We spent our week at a 3-day Classical Conversations practicum, so I’m thinking a lot about the decisions we make for our children’s education and our vision for the future. I’ll share more about that in the coming weeks, but today I’m revisiting this post because I think it’s an important one!
At this point, our family plans to stick with the Classical Conversations’ Challenge program through high school. Things could change, of course, but I think setting a long-term vision is important for maintaining our sanity in the here and now, and this one fits with our hopes and goals for our kids.
We may not do everything by the book, but as hokey as it sounds, I often say that when I went to my first informational meeting, the things I heard resonated in my soul. I just knew it was the right fit for our family. It’s our curriculum of choice, and one we’re very happy with.
That said, I know the overzealousness of some CC’ers has been a turn off for many people I know, so I’m going to say some things that might upset some people.
Because here’s the thing: at the end of the day, Classical Conversations is just a curriculum company. The combination of a curriculum and community in one package is an amazing thing—not just for the benefits the model offers homeschoolers but also as a marketing tool. And make no mistake, the CC team includes master marketers who know exactly what they’re doing. That’s one of the reasons why it’s one of the fastest growing homeschooling companies right now.
And, honestly, as an entrepreneur myself, I don’t think there’s anything wrong with that. We’re budgeting to pay for Challenge—which will cost us upwards of $7,000 a year (not including books and supplies) when all four of our girls are in the program—and we’re willing to do that because we believe in the approach and the benefits of the program.
However, I’m part of the Classical Conversations group on Facebook, and whenever someone mentions that they’re concerned about the cost for their family’s budget or wondering about the time commitment, people respond in an almost cult-like manner, putting a guilt trip on the original poster for not prioritizing the cost or telling them that they simply won’t be able to offer the same quality on their own at home.
If someone says the program isn’t working for a particular child, they’re told to trust the system and make it work.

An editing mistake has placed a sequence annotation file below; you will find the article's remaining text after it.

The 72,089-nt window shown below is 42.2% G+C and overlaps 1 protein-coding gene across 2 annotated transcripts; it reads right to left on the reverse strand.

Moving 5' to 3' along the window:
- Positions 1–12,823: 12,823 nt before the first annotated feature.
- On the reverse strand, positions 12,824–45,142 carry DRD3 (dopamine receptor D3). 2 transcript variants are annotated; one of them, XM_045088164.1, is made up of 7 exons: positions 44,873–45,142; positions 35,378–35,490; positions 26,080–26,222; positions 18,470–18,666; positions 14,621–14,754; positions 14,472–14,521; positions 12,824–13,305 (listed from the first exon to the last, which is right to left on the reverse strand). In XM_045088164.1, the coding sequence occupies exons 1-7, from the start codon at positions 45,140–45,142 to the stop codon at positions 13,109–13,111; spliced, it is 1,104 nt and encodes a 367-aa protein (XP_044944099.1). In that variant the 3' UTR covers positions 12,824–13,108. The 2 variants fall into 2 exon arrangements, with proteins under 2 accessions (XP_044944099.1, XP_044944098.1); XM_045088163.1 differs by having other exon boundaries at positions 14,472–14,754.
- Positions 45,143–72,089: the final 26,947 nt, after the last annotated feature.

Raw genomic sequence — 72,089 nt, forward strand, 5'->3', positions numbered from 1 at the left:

But, y’all, CC is just a curriculum (a curriculum created by human beings, just in case there was any confusion), and it’s not going to work for everybody.
Our family has very happily struck a balance of doing Foundations at home (or, truthfully, in the car on our way to Essentials each week) and then doing Essentials with our community. Giving up one morning a week for Foundations was putting so much stress on our schedule, and the cost (both time and money) was not working for us. Reserving a fifth weekday morning at home and then heading out in the afternoon for Essentials (which I tutor and love) has been such a huge blessing for our family that I chime in every time someone asks about doing Foundations at home to let them know that you can make it work and that some of us even enjoy doing it that way.
We need to be honest about the downsides—like the constant “upgrades” to the curriculum (which can get expensive), the annual cost (especially for larger families), the time commitment (which is a lot for families with working parents or busy schedules), and so on. It is a great fit for many, many families, and many other families use parts of it to create their own program. But let’s not make it an idol in our lives that ignores the unique situations of various families and children.
Even for classical Christian homeschoolers, CC is not the end-all, be-all of curriculum, and when we treat other choices as inferior rather than just different, I think we’re actually hurting the company’s reputation, not helping it.
(And I hope it goes without saying that this is true for every curriculum and educational philosophy…)